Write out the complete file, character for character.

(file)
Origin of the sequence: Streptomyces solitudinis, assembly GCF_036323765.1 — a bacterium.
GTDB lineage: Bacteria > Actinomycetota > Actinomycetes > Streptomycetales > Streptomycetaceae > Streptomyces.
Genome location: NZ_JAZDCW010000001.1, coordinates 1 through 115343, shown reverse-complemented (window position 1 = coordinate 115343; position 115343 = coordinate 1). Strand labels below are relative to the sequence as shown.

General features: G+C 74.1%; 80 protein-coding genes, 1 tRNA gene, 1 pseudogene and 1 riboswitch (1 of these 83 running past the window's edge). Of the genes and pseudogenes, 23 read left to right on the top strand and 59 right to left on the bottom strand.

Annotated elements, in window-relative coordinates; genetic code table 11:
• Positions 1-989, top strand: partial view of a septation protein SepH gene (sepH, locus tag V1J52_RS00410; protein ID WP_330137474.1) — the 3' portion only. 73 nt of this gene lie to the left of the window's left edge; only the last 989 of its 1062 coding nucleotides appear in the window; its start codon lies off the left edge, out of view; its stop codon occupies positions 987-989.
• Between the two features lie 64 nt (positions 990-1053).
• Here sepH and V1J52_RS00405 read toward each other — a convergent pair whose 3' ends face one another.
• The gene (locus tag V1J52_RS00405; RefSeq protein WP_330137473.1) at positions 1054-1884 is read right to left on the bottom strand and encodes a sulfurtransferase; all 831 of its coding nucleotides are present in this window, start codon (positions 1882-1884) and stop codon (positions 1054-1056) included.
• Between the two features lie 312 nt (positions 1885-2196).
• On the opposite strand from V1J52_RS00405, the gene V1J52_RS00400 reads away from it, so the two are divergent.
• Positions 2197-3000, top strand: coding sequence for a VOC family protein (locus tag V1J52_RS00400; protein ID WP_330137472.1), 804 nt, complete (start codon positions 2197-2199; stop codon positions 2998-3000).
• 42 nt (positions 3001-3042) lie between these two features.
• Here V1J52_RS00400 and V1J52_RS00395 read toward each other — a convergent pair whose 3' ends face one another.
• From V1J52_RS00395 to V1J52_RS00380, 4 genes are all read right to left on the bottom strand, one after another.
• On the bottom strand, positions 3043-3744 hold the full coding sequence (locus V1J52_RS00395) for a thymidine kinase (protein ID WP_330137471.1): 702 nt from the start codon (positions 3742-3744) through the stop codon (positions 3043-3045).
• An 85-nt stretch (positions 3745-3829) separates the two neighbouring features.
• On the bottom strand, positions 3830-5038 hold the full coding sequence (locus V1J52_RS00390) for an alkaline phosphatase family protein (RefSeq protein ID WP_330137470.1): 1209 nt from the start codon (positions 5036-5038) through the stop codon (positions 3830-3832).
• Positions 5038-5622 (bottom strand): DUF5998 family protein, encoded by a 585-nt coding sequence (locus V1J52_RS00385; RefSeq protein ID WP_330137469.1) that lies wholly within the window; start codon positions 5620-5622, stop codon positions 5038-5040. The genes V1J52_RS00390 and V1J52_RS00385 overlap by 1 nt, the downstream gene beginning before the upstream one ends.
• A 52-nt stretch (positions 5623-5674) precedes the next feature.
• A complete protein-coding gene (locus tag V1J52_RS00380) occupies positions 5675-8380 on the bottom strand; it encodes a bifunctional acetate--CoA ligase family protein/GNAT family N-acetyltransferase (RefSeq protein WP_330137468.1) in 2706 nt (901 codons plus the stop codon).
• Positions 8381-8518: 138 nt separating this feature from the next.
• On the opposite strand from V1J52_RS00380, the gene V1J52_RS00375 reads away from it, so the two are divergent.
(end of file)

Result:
Origin of the sequence: Streptomyces solitudinis, assembly GCF_036323765.1 — a bacterium.
GTDB lineage: Bacteria > Actinomycetota > Actinomycetes > Streptomycetales > Streptomycetaceae > Streptomyces.
Genome location: NZ_JAZDCW010000001.1, coordinates 1 through 115343, shown reverse-complemented (window position 1 = coordinate 115343; position 115343 = coordinate 1). Strand labels below are relative to the sequence as shown.

General features: G+C 74.1%; 80 protein-coding genes, 1 tRNA gene, 1 pseudogene and 1 riboswitch (1 of these 83 running past the window's edge). Of the genes and pseudogenes, 23 read left to right on the top strand and 59 right to left on the bottom strand.

Annotated elements, in window-relative coordinates; genetic code table 11:
• Positions 1-989, top strand: partial view of a septation protein SepH gene (sepH, locus tag V1J52_RS00410; protein ID WP_330137474.1) — the 3' portion only. 73 nt of this gene lie to the left of the window's left edge; only the last 989 of its 1062 coding nucleotides appear in the window; its start codon lies off the left edge, out of view; its stop codon occupies positions 987-989.
• Between the two features lie 64 nt (positions 990-1053).
• Here sepH and V1J52_RS00405 read toward each other — a convergent pair whose 3' ends face one another.
• The gene (locus tag V1J52_RS00405; RefSeq protein WP_330137473.1) at positions 1054-1884 is read right to left on the bottom strand and encodes a sulfurtransferase; all 831 of its coding nucleotides are present in this window, start codon (positions 1882-1884) and stop codon (positions 1054-1056) included.
• Between the two features lie 312 nt (positions 1885-2196).
• On the opposite strand from V1J52_RS00405, the gene V1J52_RS00400 reads away from it, so the two are divergent.
• Positions 2197-3000, top strand: coding sequence for a VOC family protein (locus tag V1J52_RS00400; protein ID WP_330137472.1), 804 nt, complete (start codon positions 2197-2199; stop codon positions 2998-3000).
• 42 nt (positions 3001-3042) lie between these two features.
• Here V1J52_RS00400 and V1J52_RS00395 read toward each other — a convergent pair whose 3' ends face one another.
• From V1J52_RS00395 to V1J52_RS00380, 4 genes are all read right to left on the bottom strand, one after another.
• On the bottom strand, positions 3043-3744 hold the full coding sequence (locus V1J52_RS00395) for a thymidine kinase (protein ID WP_330137471.1): 702 nt from the start codon (positions 3742-3744) through the stop codon (positions 3043-3045).
• An 85-nt stretch (positions 3745-3829) separates the two neighbouring features.
• On the bottom strand, positions 3830-5038 hold the full coding sequence (locus V1J52_RS00390) for an alkaline phosphatase family protein (RefSeq protein ID WP_330137470.1): 1209 nt from the start codon (positions 5036-5038) through the stop codon (positions 3830-3832).
• Positions 5038-5622 (bottom strand): DUF5998 family protein, encoded by a 585-nt coding sequence (locus V1J52_RS00385; RefSeq protein ID WP_330137469.1) that lies wholly within the window; start codon positions 5620-5622, stop codon positions 5038-5040. The genes V1J52_RS00390 and V1J52_RS00385 overlap by 1 nt, the downstream gene beginning before the upstream one ends.
• A 52-nt stretch (positions 5623-5674) precedes the next feature.
• A complete protein-coding gene (locus tag V1J52_RS00380) occupies positions 5675-8380 on the bottom strand; it encodes a bifunctional acetate--CoA ligase family protein/GNAT family N-acetyltransferase (RefSeq protein WP_330137468.1) in 2706 nt (901 codons plus the stop codon).
• Positions 8381-8518: 138 nt separating this feature from the next.
• On the opposite strand from V1J52_RS00380, the gene V1J52_RS00375 reads away from it, so the two are divergent.